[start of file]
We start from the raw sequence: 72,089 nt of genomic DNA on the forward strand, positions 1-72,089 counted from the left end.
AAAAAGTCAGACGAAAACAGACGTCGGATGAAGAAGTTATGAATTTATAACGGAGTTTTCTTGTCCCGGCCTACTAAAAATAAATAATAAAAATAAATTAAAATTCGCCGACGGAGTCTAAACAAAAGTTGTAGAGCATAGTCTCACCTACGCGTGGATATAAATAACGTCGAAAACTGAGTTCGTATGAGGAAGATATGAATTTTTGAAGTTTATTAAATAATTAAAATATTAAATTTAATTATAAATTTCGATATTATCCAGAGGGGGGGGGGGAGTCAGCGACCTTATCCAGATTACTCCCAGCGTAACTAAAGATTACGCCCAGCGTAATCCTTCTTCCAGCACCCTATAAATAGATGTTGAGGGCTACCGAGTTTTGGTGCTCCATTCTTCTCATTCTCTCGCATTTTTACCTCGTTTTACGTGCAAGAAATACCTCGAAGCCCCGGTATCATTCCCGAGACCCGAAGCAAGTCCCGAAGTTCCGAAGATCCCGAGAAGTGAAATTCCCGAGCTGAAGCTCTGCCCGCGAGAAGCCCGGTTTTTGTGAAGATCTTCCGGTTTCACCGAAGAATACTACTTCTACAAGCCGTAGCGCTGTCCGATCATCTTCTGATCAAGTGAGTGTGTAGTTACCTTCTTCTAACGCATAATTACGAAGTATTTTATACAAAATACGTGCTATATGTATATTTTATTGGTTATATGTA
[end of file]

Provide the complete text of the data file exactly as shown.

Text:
We start from the raw sequence: 72,089 nt of genomic DNA on the forward strand, positions 1-72,089 counted from the left end.
AAAAAGTCAGACGAAAACAGACGTCGGATGAAGAAGTTATGAATTTATAACGGAGTTTTCTTGTCCCGGCCTACTAAAAATAAATAATAAAAATAAATTAAAATTCGCCGACGGAGTCTAAACAAAAGTTGTAGAGCATAGTCTCACCTACGCGTGGATATAAATAACGTCGAAAACTGAGTTCGTATGAGGAAGATATGAATTTTTGAAGTTTATTAAATAATTAAAATATTAAATTTAATTATAAATTTCGATATTATCCAGAGGGGGGGGGGGAGTCAGCGACCTTATCCAGATTACTCCCAGCGTAACTAAAGATTACGCCCAGCGTAATCCTTCTTCCAGCACCCTATAAATAGATGTTGAGGGCTACCGAGTTTTGGTGCTCCATTCTTCTCATTCTCTCGCATTTTTACCTCGTTTTACGTGCAAGAAATACCTCGAAGCCCCGGTATCATTCCCGAGACCCGAAGCAAGTCCCGAAGTTCCGAAGATCCCGAGAAGTGAAATTCCCGAGCTGAAGCTCTGCCCGCGAGAAGCCCGGTTTTTGTGAAGATCTTCCGGTTTCACCGAAGAATACTACTTCTACAAGCCGTAGCGCTGTCCGATCATCTTCTGATCAAGTGAGTGTGTAGTTACCTTCTTCTAACGCATAATTACGAAGTATTTTATACAAAATACGTGCTATATGTATATTTTATTGGTTATATGTA